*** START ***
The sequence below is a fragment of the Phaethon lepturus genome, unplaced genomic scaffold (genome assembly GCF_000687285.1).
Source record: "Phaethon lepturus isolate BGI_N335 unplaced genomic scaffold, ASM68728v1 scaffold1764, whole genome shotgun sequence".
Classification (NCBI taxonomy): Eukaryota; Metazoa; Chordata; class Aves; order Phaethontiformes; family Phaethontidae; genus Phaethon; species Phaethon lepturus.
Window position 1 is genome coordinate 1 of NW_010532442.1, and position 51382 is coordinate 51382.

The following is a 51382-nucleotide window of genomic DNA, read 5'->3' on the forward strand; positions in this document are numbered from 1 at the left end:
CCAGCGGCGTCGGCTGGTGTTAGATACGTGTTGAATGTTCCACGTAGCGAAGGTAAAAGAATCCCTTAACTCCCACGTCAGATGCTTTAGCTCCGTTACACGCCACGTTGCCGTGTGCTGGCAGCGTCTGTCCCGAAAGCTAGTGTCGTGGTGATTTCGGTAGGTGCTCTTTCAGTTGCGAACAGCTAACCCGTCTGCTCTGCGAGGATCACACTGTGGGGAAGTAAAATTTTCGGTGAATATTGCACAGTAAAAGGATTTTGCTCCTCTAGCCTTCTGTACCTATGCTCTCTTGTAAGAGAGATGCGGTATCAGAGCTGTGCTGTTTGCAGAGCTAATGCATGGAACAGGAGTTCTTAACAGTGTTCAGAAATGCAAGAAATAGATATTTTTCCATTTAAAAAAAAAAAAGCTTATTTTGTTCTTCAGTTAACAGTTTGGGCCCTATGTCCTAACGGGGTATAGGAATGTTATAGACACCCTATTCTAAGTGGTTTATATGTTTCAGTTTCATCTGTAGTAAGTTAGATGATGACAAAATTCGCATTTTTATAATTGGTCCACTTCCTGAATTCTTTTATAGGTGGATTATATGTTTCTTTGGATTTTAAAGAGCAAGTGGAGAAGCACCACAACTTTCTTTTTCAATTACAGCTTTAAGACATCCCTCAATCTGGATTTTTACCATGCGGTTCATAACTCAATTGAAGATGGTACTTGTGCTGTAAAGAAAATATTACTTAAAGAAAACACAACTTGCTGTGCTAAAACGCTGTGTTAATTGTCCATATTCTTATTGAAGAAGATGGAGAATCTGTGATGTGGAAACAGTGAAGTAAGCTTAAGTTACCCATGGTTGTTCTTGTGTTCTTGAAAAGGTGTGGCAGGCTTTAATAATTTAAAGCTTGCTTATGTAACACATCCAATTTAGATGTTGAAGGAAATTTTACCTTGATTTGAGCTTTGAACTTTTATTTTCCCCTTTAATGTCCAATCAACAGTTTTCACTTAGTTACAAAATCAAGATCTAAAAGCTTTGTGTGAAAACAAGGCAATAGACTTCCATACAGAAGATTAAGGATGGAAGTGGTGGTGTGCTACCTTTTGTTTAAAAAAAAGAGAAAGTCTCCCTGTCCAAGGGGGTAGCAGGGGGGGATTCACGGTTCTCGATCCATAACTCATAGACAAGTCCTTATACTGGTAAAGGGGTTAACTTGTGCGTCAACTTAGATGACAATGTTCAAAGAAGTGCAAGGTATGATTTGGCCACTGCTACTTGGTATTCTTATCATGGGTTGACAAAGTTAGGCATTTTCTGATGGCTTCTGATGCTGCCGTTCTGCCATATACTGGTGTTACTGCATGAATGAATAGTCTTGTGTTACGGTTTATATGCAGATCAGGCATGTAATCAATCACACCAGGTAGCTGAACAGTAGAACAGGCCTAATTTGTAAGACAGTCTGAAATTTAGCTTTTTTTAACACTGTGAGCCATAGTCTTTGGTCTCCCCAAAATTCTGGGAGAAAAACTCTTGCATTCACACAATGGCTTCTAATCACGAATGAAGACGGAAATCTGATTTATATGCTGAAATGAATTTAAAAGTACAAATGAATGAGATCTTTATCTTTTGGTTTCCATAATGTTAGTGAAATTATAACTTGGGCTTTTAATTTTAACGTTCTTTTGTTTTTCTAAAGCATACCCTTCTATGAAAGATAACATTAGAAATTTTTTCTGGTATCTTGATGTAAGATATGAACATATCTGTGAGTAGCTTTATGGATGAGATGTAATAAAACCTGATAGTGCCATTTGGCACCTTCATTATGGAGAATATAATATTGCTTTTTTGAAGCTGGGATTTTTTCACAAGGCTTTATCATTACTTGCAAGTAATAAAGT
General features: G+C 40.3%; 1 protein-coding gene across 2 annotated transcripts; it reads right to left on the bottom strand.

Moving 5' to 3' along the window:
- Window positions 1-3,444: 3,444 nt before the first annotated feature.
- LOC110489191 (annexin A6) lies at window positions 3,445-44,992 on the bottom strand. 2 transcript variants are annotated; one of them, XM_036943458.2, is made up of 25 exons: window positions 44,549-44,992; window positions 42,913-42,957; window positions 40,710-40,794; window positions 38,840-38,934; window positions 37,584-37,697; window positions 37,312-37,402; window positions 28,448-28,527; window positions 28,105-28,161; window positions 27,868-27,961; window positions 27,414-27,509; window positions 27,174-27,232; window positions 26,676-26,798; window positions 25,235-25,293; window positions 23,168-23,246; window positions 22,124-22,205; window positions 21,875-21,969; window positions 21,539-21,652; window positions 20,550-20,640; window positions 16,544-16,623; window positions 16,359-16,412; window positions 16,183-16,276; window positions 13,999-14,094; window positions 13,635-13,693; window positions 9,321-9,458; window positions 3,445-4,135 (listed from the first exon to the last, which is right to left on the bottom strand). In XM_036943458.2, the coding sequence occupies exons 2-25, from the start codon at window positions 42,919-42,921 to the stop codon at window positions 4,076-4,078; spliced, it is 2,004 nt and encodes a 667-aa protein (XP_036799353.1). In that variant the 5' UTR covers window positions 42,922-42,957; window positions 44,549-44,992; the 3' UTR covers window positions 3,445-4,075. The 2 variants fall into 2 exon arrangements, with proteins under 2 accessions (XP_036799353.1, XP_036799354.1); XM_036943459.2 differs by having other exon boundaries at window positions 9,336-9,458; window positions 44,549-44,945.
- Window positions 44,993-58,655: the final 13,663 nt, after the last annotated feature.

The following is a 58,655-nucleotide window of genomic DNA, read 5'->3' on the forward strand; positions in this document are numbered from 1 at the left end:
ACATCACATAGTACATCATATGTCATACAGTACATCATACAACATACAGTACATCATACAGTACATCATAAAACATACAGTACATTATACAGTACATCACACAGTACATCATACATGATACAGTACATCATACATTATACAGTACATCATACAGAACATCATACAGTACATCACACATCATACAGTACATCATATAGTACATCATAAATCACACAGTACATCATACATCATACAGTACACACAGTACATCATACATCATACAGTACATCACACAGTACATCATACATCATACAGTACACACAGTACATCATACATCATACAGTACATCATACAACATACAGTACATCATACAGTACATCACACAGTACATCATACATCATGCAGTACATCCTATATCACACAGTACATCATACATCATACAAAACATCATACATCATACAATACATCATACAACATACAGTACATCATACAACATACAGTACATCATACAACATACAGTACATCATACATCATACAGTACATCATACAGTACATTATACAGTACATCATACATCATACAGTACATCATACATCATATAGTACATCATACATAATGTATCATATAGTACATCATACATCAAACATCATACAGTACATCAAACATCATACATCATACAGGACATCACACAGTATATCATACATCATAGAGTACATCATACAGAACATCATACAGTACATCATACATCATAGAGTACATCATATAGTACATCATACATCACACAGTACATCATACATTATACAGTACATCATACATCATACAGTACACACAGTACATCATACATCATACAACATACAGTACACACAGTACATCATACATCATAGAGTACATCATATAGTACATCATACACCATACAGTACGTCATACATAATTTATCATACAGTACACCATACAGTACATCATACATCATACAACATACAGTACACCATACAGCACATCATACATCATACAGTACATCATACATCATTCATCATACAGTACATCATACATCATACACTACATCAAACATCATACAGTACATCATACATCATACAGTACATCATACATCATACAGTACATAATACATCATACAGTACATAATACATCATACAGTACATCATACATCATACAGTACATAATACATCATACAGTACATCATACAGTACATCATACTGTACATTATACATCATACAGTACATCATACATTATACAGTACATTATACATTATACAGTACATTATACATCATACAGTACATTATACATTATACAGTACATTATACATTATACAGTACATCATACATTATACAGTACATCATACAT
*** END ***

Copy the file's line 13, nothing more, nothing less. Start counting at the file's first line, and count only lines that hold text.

ACATCACATAGTACATCATATGTCATACAGTACATCATACAACATACAGTACATCATACAGTACATCATAAAACATACAGTACATTATACAGTACATCACACAGTACATCATACATGATACAGTACATCATACATTATACAGTACATCATACAGAACATCATACAGTACATCACACATCATACAGTACATCATATAGTACATCATAAATCACACAGTACATCATACATCATACAGTACACACAGTACATCATACATCATACAGTACATCACACAGTACATCATACATCATACAGTACACACAGTACATCATACATCATACAGTACATCATACAACATACAGTACATCATACAGTACATCACACAGTACATCATACATCATGCAGTACATCCTATATCACACAGTACATCATACATCATACAAAACATCATACATCATACAATACATCATACAACATACAGTACATCATACAACATACAGTACATCATACAACATACAGTACATCATACATCATACAGTACATCATACAGTACATTATACAGTACATCATACATCATACAGTACATCATACATCATATAGTACATCATACATAATGTATCATATAGTACATCATACATCAAACATCATACAGTACATCAAACATCATACATCATACAGGACATCACACAGTATATCATACATCATAGAGTACATCATACAGAACATCATACAGTACATCATACATCATAGAGTACATCATATAGTACATCATACATCACACAGTACATCATACATTATACAGTACATCATACATCATACAGTACACACAGTACATCATACATCATACAACATACAGTACACACAGTACATCATACATCATAGAGTACATCATATAGTACATCATACACCATACAGTACGTCATACATAATTTATCATACAGTACACCATACAGTACATCATACATCATACAACATACAGTACACCATACAGCACATCATACATCATACAGTACATCATACATCATTCATCATACAGTACATCATACATCATACACTACATCAAACATCATACAGTACATCATACATCATACAGTACATCATACATCATACAGTACATAATACATCATACAGTACATAATACATCATACAGTACATCATACATCATACAGTACATAATACATCATACAGTACATCATACAGTACATCATACTGTACATTATACATCATACAGTACATCATACATTATACAGTACATTATACATTATACAGTACATTATACATCATACAGTACATTATACATTATACAGTACATTATACATTATACAGTACATCATACATTATACAGTACATCATACAT